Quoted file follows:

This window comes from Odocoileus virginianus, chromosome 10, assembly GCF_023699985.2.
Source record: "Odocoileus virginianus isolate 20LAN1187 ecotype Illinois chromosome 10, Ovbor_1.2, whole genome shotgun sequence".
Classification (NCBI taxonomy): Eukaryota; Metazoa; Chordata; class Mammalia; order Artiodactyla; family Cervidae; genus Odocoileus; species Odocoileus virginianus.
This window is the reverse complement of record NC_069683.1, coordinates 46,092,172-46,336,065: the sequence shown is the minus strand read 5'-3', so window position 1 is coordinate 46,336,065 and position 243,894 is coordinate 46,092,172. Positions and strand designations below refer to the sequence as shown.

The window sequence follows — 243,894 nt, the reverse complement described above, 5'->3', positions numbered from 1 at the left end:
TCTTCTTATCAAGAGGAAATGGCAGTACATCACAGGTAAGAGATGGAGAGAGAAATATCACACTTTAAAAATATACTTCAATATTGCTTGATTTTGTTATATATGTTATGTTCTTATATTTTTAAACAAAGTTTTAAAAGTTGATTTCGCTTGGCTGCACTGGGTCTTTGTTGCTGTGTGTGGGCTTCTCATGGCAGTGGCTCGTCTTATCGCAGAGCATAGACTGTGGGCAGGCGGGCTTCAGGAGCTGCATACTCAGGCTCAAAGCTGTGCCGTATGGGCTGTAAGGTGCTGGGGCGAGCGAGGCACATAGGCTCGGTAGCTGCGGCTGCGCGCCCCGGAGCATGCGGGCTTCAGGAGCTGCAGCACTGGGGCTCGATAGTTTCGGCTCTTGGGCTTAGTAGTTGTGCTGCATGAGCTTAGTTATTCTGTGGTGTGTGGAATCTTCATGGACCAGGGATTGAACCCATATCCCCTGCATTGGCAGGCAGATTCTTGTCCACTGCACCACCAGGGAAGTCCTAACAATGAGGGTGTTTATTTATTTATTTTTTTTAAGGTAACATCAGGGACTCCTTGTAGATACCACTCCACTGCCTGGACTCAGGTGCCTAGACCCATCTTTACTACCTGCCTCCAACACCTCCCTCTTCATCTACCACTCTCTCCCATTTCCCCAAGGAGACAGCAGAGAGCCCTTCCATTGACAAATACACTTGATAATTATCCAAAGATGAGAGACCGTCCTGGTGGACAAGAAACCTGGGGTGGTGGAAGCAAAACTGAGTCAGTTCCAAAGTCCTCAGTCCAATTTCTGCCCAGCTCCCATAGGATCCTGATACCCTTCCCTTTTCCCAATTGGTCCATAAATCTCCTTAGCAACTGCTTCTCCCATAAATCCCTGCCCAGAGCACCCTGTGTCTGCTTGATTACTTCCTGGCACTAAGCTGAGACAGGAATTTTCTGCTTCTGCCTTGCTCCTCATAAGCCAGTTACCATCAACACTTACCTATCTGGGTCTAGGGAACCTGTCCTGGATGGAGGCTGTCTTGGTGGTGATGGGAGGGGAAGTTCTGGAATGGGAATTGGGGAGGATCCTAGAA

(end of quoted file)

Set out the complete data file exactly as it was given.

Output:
This window comes from Odocoileus virginianus, chromosome 10, assembly GCF_023699985.2.
Source record: "Odocoileus virginianus isolate 20LAN1187 ecotype Illinois chromosome 10, Ovbor_1.2, whole genome shotgun sequence".
Classification (NCBI taxonomy): Eukaryota; Metazoa; Chordata; class Mammalia; order Artiodactyla; family Cervidae; genus Odocoileus; species Odocoileus virginianus.
This window is the reverse complement of record NC_069683.1, coordinates 46,092,172-46,336,065: the sequence shown is the minus strand read 5'-3', so window position 1 is coordinate 46,336,065 and position 243,894 is coordinate 46,092,172. Positions and strand designations below refer to the sequence as shown.

The window sequence follows — 243,894 nt, the reverse complement described above, 5'->3', positions numbered from 1 at the left end:
TCTTCTTATCAAGAGGAAATGGCAGTACATCACAGGTAAGAGATGGAGAGAGAAATATCACACTTTAAAAATATACTTCAATATTGCTTGATTTTGTTATATATGTTATGTTCTTATATTTTTAAACAAAGTTTTAAAAGTTGATTTCGCTTGGCTGCACTGGGTCTTTGTTGCTGTGTGTGGGCTTCTCATGGCAGTGGCTCGTCTTATCGCAGAGCATAGACTGTGGGCAGGCGGGCTTCAGGAGCTGCATACTCAGGCTCAAAGCTGTGCCGTATGGGCTGTAAGGTGCTGGGGCGAGCGAGGCACATAGGCTCGGTAGCTGCGGCTGCGCGCCCCGGAGCATGCGGGCTTCAGGAGCTGCAGCACTGGGGCTCGATAGTTTCGGCTCTTGGGCTTAGTAGTTGTGCTGCATGAGCTTAGTTATTCTGTGGTGTGTGGAATCTTCATGGACCAGGGATTGAACCCATATCCCCTGCATTGGCAGGCAGATTCTTGTCCACTGCACCACCAGGGAAGTCCTAACAATGAGGGTGTTTATTTATTTATTTTTTTTAAGGTAACATCAGGGACTCCTTGTAGATACCACTCCACTGCCTGGACTCAGGTGCCTAGACCCATCTTTACTACCTGCCTCCAACACCTCCCTCTTCATCTACCACTCTCTCCCATTTCCCCAAGGAGACAGCAGAGAGCCCTTCCATTGACAAATACACTTGATAATTATCCAAAGATGAGAGACCGTCCTGGTGGACAAGAAACCTGGGGTGGTGGAAGCAAAACTGAGTCAGTTCCAAAGTCCTCAGTCCAATTTCTGCCCAGCTCCCATAGGATCCTGATACCCTTCCCTTTTCCCAATTGGTCCATAAATCTCCTTAGCAACTGCTTCTCCCATAAATCCCTGCCCAGAGCACCCTGTGTCTGCTTGATTACTTCCTGGCACTAAGCTGAGACAGGAATTTTCTGCTTCTGCCTTGCTCCTCATAAGCCAGTTACCATCAACACTTACCTATCTGGGTCTAGGGAACCTGTCCTGGATGGAGGCTGTCTTGGTGGTGATGGGAGGGGAAGTTCTGGAATGGGAATTGGGGAGGATCCTAGAA